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The Forefront of Space Science

Ever-Evolving Solid Rocket Propellant
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Research on HEM has increased recently again in Japan to answer these new requirements. A high-energy material research group (consisting of main members of ISAS, National Institute of Advanced Industrial Science and Technology, University of Tokyo, Yokohama National University, Nihon University, and Fukuoka University) was founded in the Japan Explosives Society. The group is proceeding with basic research on the introduction of Ammonium Dinitramide (ADN), an HEM, to solid propellant. Like AN, AND is a material comprised of only H, N, and O, but it has high hygroscopicity. This is one problem that must be cleared to utilize it fully and flexibly. One solution is to prevent moisture by skillfully processing its crystal particles. Young researchers including graduate students are positively engaged in pioneering new technology fields like this. I strongly wish to develop new solid rocket propellant together with them.

Figure 3
Figure 3. Spherically shaped crystal particles of ADN
(Photographed by Kouji FUJISATO, Graduate School, University of Tokyo)

Switching to another topic, space-related scientists all over the world are troubled by space debris in orbit around the earth. We, the users of outer space, need to actively address this problem. With solid rockets, it is believed that slag emitted from upper-stage rocket motors and carbonized heat-insulation rubber (material between motor case and propellant) become debris.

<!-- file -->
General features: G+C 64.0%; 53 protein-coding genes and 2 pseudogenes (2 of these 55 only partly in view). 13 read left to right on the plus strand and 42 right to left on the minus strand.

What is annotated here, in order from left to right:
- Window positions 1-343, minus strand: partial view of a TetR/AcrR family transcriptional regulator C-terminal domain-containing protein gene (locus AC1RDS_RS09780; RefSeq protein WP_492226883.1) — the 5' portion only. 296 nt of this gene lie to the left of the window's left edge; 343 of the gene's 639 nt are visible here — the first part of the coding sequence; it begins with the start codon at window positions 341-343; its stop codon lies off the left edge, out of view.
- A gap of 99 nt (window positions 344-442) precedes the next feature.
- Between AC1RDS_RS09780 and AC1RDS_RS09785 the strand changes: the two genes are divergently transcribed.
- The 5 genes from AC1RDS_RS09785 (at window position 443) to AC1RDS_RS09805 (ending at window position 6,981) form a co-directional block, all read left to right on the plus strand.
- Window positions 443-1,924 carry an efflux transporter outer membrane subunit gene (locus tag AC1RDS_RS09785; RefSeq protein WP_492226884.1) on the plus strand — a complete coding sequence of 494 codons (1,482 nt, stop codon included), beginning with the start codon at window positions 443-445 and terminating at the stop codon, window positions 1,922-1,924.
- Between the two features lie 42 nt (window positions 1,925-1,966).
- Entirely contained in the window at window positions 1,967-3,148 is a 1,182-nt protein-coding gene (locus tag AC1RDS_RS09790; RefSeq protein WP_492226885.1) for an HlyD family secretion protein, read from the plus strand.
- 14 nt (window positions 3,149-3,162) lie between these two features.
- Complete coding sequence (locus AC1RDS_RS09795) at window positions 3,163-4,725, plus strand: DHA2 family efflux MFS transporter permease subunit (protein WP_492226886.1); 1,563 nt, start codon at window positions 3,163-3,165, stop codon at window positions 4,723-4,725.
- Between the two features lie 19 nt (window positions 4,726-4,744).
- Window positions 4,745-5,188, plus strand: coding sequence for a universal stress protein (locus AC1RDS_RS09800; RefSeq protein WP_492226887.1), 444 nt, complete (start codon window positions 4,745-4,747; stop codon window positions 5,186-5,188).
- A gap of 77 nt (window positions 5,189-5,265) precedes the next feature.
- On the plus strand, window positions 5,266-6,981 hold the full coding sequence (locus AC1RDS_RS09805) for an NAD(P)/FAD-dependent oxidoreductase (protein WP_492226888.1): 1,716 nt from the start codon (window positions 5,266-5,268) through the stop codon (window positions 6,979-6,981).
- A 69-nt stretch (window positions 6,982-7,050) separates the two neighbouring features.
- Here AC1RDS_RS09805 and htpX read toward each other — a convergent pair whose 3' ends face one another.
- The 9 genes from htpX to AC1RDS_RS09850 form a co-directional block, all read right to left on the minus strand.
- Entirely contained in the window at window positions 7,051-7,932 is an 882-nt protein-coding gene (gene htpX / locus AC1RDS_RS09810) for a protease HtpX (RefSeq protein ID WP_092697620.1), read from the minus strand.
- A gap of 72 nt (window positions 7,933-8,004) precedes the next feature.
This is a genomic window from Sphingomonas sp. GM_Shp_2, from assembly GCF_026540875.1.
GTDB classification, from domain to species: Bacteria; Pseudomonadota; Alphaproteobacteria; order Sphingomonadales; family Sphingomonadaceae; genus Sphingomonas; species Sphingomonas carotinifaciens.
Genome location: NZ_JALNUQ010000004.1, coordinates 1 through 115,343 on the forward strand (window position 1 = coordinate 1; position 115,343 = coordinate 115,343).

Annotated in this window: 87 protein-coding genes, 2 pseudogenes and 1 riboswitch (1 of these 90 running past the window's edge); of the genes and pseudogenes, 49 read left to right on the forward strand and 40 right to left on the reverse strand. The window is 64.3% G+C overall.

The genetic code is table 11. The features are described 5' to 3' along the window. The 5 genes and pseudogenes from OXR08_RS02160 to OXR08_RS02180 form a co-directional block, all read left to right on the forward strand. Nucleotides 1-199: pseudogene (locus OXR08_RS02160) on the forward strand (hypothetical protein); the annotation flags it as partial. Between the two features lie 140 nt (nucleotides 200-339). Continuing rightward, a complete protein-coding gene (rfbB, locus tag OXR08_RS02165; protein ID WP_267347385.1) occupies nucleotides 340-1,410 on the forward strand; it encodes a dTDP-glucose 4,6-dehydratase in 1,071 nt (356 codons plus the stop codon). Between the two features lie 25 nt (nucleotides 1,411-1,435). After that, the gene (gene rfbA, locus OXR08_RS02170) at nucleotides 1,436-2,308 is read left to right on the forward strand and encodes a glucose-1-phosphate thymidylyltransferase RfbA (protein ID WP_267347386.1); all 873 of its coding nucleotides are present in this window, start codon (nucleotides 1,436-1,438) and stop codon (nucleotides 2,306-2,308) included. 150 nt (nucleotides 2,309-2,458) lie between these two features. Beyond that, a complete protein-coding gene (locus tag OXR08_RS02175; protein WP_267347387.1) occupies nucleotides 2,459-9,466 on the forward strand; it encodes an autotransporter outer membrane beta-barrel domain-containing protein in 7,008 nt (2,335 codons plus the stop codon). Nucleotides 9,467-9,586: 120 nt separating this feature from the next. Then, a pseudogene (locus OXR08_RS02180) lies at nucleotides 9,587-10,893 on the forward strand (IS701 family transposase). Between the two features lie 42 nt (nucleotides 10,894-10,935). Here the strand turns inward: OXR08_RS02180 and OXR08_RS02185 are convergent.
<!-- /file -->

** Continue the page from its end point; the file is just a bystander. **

The main component of slag is a mixture of oxidizer alumina and burnt Al embers (Al is one of the main components of propellant). It is thought that a little slag accumulates near the nozzle throat during rocket combustion and is released at the end of combustion. Al is generally blended in fine-particle form to improve combustion efficiency and it is a very important material affecting performance of solid propellant. If we were to eliminate Al as a solution to the debris problem, we would need to compensate for the lowered thrust performance with alternatives.

In this situation, the HEM above emerges as an alternative. Glycidyl Azide Polymer (GAP) is a polymer HEM. For more detail, please refer to ISAS News of August 2000 (No. 233). By introducing GAP in place of HTPB, we can expect to minimize reduction in thrust performance. Based on this idea, we are advancing research on the combustion properties of two-constituent GAP/AP composite solid propellant as a solid-propellant candidate that could reduce debris.


Because of limited space, I am unable to go into more detail. However, as discussed above, new technology is required with the changing era even in the field of solid propellant, which is at mature-level in application. In this article, I introduced the idea of a general-purpose material for cost reduction and HEM for higher performance and environmental-impact reduction. Fundamental research is required in both cases to introduce those new materials to solid propellant. There are still many challenges ahead.

Hiroto HABU

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